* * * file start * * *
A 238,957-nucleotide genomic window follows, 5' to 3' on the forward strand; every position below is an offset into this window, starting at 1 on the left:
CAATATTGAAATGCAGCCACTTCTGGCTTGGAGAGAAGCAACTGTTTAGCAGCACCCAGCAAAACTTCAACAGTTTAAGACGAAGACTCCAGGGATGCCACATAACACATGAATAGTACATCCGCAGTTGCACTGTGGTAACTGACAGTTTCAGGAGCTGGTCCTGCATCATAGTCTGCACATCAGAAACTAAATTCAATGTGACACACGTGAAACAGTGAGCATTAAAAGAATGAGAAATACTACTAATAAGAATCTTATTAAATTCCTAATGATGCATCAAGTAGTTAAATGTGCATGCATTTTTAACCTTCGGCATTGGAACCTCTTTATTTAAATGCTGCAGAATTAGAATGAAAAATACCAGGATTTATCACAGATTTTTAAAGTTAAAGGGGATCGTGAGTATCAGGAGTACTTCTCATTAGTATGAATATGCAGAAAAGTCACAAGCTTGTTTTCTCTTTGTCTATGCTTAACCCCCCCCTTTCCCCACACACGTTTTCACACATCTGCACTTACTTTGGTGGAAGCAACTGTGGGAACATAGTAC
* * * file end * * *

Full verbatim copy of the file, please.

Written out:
A 238,957-nucleotide genomic window follows, 5' to 3' on the forward strand; every position below is an offset into this window, starting at 1 on the left:
CAATATTGAAATGCAGCCACTTCTGGCTTGGAGAGAAGCAACTGTTTAGCAGCACCCAGCAAAACTTCAACAGTTTAAGACGAAGACTCCAGGGATGCCACATAACACATGAATAGTACATCCGCAGTTGCACTGTGGTAACTGACAGTTTCAGGAGCTGGTCCTGCATCATAGTCTGCACATCAGAAACTAAATTCAATGTGACACACGTGAAACAGTGAGCATTAAAAGAATGAGAAATACTACTAATAAGAATCTTATTAAATTCCTAATGATGCATCAAGTAGTTAAATGTGCATGCATTTTTAACCTTCGGCATTGGAACCTCTTTATTTAAATGCTGCAGAATTAGAATGAAAAATACCAGGATTTATCACAGATTTTTAAAGTTAAAGGGGATCGTGAGTATCAGGAGTACTTCTCATTAGTATGAATATGCAGAAAAGTCACAAGCTTGTTTTCTCTTTGTCTATGCTTAACCCCCCCCTTTCCCCACACACGTTTTCACACATCTGCACTTACTTTGGTGGAAGCAACTGTGGGAACATAGTAC